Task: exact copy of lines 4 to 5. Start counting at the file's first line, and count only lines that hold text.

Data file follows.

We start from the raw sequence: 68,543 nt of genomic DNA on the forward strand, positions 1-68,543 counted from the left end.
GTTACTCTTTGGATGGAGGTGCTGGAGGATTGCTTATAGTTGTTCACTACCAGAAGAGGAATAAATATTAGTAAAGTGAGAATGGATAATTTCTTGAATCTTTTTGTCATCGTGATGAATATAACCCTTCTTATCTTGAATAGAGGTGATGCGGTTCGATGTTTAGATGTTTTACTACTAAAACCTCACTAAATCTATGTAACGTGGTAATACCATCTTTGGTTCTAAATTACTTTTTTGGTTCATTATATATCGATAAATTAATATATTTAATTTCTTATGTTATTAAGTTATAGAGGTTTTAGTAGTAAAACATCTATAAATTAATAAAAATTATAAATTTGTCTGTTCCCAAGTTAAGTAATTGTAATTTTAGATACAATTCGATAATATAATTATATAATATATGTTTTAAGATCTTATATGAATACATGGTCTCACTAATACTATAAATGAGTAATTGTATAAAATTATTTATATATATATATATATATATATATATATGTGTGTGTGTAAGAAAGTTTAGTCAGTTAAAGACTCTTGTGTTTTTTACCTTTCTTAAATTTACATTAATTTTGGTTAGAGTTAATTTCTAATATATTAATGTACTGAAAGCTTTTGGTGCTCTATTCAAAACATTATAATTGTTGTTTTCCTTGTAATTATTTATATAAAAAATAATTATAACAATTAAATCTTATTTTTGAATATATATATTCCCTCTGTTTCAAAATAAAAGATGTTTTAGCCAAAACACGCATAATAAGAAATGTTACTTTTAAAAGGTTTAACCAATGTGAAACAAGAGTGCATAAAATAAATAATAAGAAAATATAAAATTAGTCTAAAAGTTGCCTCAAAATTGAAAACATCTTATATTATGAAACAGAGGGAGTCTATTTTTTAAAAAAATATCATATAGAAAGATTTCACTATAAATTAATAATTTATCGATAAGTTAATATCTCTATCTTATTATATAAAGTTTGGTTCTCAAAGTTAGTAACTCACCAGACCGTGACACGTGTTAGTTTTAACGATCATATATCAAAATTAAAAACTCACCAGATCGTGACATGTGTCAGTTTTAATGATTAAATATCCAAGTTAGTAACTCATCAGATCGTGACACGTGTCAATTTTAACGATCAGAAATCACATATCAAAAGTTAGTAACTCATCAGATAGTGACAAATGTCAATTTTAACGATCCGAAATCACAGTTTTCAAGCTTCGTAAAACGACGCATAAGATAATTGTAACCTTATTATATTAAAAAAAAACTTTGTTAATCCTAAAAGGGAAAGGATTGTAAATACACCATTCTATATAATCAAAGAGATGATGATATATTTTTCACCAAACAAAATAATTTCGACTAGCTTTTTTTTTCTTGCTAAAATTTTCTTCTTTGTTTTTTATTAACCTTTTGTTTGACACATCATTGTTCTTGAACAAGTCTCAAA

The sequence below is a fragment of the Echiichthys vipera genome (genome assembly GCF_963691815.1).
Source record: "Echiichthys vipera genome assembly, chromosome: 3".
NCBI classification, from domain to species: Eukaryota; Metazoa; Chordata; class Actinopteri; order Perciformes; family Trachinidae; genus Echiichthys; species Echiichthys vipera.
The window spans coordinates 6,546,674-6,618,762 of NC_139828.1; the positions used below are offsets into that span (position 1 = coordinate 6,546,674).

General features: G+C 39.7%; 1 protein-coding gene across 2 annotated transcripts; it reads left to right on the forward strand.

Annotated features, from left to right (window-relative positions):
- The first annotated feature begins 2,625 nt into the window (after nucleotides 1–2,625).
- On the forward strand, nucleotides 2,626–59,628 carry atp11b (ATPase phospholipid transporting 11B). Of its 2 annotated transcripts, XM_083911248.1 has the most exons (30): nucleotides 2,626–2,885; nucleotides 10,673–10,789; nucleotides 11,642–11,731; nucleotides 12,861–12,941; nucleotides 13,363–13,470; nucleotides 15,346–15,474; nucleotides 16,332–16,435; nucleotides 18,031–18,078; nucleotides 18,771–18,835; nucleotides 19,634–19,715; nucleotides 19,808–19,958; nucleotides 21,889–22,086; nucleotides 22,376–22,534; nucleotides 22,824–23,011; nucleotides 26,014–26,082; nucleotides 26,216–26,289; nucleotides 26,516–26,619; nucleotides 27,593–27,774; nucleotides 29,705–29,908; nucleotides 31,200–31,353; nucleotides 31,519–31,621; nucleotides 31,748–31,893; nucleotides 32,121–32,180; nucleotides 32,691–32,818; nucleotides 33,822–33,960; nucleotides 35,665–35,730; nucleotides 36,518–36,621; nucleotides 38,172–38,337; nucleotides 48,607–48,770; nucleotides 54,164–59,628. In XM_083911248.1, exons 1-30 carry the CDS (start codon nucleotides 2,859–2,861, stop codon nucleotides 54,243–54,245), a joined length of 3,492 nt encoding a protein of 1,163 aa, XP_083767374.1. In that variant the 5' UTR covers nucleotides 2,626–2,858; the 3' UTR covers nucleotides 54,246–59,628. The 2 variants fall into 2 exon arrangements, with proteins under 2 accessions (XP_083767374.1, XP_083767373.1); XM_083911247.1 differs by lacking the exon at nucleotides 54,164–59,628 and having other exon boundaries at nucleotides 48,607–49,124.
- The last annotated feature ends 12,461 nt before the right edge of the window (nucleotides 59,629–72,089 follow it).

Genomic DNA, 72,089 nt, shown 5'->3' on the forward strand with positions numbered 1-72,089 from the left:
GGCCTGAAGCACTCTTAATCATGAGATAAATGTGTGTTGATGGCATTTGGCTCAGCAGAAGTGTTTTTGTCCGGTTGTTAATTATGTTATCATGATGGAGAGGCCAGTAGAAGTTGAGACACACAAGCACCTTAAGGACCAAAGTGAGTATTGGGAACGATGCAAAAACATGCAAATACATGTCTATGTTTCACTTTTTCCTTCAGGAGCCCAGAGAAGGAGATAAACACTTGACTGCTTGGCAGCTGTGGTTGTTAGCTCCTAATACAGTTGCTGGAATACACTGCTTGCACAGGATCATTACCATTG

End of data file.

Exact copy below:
Source record: "Echiichthys vipera genome assembly, chromosome: 3".
NCBI classification, from domain to species: Eukaryota; Metazoa; Chordata; class Actinopteri; order Perciformes; family Trachinidae; genus Echiichthys; species Echiichthys vipera.